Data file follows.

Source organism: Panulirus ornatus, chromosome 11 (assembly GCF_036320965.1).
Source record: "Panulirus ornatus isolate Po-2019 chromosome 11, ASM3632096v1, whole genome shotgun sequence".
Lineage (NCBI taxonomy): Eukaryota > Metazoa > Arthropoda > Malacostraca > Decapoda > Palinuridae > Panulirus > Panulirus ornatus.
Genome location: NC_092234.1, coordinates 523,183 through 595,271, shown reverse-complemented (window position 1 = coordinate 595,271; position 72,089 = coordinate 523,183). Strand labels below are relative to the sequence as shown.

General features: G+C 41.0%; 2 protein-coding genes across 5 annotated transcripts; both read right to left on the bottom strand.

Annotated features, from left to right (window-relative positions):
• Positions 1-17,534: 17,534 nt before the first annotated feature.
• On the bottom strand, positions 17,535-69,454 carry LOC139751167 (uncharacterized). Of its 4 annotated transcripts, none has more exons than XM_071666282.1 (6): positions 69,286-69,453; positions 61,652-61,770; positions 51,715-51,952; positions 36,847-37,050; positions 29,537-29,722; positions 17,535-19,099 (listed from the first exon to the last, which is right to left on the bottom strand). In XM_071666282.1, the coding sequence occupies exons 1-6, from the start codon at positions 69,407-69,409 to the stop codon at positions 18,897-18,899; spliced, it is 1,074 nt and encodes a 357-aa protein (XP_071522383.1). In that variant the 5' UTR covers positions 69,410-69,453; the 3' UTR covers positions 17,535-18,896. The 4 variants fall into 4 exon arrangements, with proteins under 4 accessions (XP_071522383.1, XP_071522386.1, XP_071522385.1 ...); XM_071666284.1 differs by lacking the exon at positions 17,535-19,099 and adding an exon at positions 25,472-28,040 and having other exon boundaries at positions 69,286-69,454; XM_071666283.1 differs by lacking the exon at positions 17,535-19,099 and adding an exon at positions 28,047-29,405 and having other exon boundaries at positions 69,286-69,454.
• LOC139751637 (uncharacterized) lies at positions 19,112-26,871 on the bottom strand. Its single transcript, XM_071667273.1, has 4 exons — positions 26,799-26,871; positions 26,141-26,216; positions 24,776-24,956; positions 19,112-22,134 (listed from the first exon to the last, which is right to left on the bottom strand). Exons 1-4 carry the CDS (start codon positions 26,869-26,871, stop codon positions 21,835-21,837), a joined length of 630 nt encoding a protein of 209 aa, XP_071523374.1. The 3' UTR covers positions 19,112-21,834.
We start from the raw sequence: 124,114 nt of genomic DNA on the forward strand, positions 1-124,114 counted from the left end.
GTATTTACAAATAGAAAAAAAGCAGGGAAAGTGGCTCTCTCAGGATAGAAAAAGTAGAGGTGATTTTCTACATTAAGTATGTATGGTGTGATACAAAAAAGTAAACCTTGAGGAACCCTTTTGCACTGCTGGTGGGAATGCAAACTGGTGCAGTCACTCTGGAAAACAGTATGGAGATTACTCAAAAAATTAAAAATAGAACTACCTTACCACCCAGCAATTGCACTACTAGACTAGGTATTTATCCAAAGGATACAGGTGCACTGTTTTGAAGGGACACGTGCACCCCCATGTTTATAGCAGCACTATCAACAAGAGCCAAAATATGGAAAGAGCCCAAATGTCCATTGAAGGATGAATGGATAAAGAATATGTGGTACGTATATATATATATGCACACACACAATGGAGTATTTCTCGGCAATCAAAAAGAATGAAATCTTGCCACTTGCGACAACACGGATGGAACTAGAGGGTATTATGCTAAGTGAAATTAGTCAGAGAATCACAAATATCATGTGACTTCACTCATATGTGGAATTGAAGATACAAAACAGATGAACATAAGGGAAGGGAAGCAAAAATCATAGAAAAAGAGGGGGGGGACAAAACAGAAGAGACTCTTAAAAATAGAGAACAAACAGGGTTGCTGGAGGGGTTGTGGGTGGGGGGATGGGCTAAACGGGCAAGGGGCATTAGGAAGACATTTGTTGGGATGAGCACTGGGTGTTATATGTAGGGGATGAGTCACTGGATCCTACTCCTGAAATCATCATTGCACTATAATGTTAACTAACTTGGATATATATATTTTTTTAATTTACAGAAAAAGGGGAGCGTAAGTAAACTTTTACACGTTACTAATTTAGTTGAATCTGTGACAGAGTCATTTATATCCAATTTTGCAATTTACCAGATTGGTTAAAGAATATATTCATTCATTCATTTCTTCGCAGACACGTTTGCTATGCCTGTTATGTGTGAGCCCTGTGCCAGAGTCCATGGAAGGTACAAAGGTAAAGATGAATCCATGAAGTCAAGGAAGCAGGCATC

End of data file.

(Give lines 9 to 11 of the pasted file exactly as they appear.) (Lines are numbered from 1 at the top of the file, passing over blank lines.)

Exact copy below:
• LOC139751637 (uncharacterized) lies at positions 19,112-26,871 on the bottom strand. Its single transcript, XM_071667273.1, has 4 exons — positions 26,799-26,871; positions 26,141-26,216; positions 24,776-24,956; positions 19,112-22,134 (listed from the first exon to the last, which is right to left on the bottom strand). Exons 1-4 carry the CDS (start codon positions 26,869-26,871, stop codon positions 21,835-21,837), a joined length of 630 nt encoding a protein of 209 aa, XP_071523374.1. The 3' UTR covers positions 19,112-21,834.
We start from the raw sequence: 124,114 nt of genomic DNA on the forward strand, positions 1-124,114 counted from the left end.
GTATTTACAAATAGAAAAAAAGCAGGGAAAGTGGCTCTCTCAGGATAGAAAAAGTAGAGGTGATTTTCTACATTAAGTATGTATGGTGTGATACAAAAAAGTAAACCTTGAGGAACCCTTTTGCACTGCTGGTGGGAATGCAAACTGGTGCAGTCACTCTGGAAAACAGTATGGAGATTACTCAAAAAATTAAAAATAGAACTACCTTACCACCCAGCAATTGCACTACTAGACTAGGTATTTATCCAAAGGATACAGGTGCACTGTTTTGAAGGGACACGTGCACCCCCATGTTTATAGCAGCACTATCAACAAGAGCCAAAATATGGAAAGAGCCCAAATGTCCATTGAAGGATGAATGGATAAAGAATATGTGGTACGTATATATATATATGCACACACACAATGGAGTATTTCTCGGCAATCAAAAAGAATGAAATCTTGCCACTTGCGACAACACGGATGGAACTAGAGGGTATTATGCTAAGTGAAATTAGTCAGAGAATCACAAATATCATGTGACTTCACTCATATGTGGAATTGAAGATACAAAACAGATGAACATAAGGGAAGGGAAGCAAAAATCATAGAAAAAGAGGGGGGGGACAAAACAGAAGAGACTCTTAAAAATAGAGAACAAACAGGGTTGCTGGAGGGGTTGTGGGTGGGGGGATGGGCTAAACGGGCAAGGGGCATTAGGAAGACATTTGTTGGGATGAGCACTGGGTGTTATATGTAGGGGATGAGTCACTGGATCCTACTCCTGAAATCATCATTGCACTATAATGTTAACTAACTTGGATATATATATTTTTTTAATTTACAGAAAAAGGGGAGCGTAAGTAAACTTTTACACGTTACTAATTTAGTTGAATCTGTGACAGAGTCATTTATATCCAATTTTGCAATTTACCAGATTGGTTAAAGAATATATTCATTCATTCATTTCTTCGCAGACACGTTTGCTATGCCTGTTATGTGTGAGCCCTGTGCCAGAGTCCATGGAAGGTACAAAGGTAAAGATGAATCCATGAAGTCAAGGAAGCAGGCATC